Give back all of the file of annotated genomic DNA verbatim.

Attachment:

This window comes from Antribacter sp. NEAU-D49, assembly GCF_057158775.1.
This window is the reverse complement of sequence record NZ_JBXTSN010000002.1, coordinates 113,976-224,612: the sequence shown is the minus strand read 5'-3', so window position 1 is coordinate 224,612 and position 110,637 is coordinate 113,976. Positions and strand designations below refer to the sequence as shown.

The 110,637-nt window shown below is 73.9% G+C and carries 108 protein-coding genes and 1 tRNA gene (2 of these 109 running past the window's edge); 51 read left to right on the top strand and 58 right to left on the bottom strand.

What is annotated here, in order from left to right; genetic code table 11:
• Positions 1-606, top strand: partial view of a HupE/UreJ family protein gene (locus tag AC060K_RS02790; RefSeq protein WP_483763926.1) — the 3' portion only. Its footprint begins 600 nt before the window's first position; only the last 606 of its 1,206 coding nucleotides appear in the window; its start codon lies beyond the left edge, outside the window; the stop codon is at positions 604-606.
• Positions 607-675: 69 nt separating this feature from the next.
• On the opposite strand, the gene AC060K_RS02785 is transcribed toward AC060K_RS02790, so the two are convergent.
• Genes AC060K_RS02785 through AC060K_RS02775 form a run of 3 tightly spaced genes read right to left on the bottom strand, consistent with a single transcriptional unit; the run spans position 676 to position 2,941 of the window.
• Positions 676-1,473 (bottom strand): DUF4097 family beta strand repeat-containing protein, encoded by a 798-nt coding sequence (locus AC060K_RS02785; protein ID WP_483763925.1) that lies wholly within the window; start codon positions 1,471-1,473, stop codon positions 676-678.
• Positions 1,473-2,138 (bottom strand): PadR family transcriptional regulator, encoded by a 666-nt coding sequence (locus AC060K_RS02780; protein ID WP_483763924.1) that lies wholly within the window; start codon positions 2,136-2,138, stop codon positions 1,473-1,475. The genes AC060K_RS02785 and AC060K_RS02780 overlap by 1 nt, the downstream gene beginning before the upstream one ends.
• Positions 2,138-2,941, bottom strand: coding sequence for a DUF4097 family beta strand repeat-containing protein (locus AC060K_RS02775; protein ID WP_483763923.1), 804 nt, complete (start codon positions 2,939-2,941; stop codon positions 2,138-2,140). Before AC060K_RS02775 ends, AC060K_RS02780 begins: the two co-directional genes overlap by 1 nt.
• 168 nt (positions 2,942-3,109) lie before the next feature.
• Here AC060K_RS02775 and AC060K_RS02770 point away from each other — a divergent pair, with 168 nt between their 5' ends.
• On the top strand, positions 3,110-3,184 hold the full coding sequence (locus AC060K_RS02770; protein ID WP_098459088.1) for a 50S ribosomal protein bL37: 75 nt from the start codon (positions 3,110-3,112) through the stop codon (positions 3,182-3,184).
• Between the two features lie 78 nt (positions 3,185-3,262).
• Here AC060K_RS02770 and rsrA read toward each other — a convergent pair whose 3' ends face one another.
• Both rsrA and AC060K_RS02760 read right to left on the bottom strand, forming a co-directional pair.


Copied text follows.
This window comes from Antribacter sp. NEAU-D49, assembly GCF_057158775.1.
This window is the reverse complement of sequence record NZ_JBXTSN010000002.1, coordinates 113,976-224,612: the sequence shown is the minus strand read 5'-3', so window position 1 is coordinate 224,612 and position 110,637 is coordinate 113,976. Positions and strand designations below refer to the sequence as shown.

The 110,637-nt window shown below is 73.9% G+C and carries 108 protein-coding genes and 1 tRNA gene (2 of these 109 running past the window's edge); 51 read left to right on the top strand and 58 right to left on the bottom strand.

What is annotated here, in order from left to right; genetic code table 11:
• Positions 1-606, top strand: partial view of a HupE/UreJ family protein gene (locus tag AC060K_RS02790; RefSeq protein WP_483763926.1) — the 3' portion only. Its footprint begins 600 nt before the window's first position; only the last 606 of its 1,206 coding nucleotides appear in the window; its start codon lies beyond the left edge, outside the window; the stop codon is at positions 604-606.
• Positions 607-675: 69 nt separating this feature from the next.
• On the opposite strand, the gene AC060K_RS02785 is transcribed toward AC060K_RS02790, so the two are convergent.
• Genes AC060K_RS02785 through AC060K_RS02775 form a run of 3 tightly spaced genes read right to left on the bottom strand, consistent with a single transcriptional unit; the run spans position 676 to position 2,941 of the window.
• Positions 676-1,473 (bottom strand): DUF4097 family beta strand repeat-containing protein, encoded by a 798-nt coding sequence (locus AC060K_RS02785; protein ID WP_483763925.1) that lies wholly within the window; start codon positions 1,471-1,473, stop codon positions 676-678.
• Positions 1,473-2,138 (bottom strand): PadR family transcriptional regulator, encoded by a 666-nt coding sequence (locus AC060K_RS02780; protein ID WP_483763924.1) that lies wholly within the window; start codon positions 2,136-2,138, stop codon positions 1,473-1,475. The genes AC060K_RS02785 and AC060K_RS02780 overlap by 1 nt, the downstream gene beginning before the upstream one ends.
• Positions 2,138-2,941, bottom strand: coding sequence for a DUF4097 family beta strand repeat-containing protein (locus AC060K_RS02775; protein ID WP_483763923.1), 804 nt, complete (start codon positions 2,939-2,941; stop codon positions 2,138-2,140). Before AC060K_RS02775 ends, AC060K_RS02780 begins: the two co-directional genes overlap by 1 nt.
• 168 nt (positions 2,942-3,109) lie before the next feature.
• Here AC060K_RS02775 and AC060K_RS02770 point away from each other — a divergent pair, with 168 nt between their 5' ends.
• On the top strand, positions 3,110-3,184 hold the full coding sequence (locus AC060K_RS02770; protein ID WP_098459088.1) for a 50S ribosomal protein bL37: 75 nt from the start codon (positions 3,110-3,112) through the stop codon (positions 3,182-3,184).
• Between the two features lie 78 nt (positions 3,185-3,262).
• Here AC060K_RS02770 and rsrA read toward each other — a convergent pair whose 3' ends face one another.
• Both rsrA and AC060K_RS02760 read right to left on the bottom strand, forming a co-directional pair.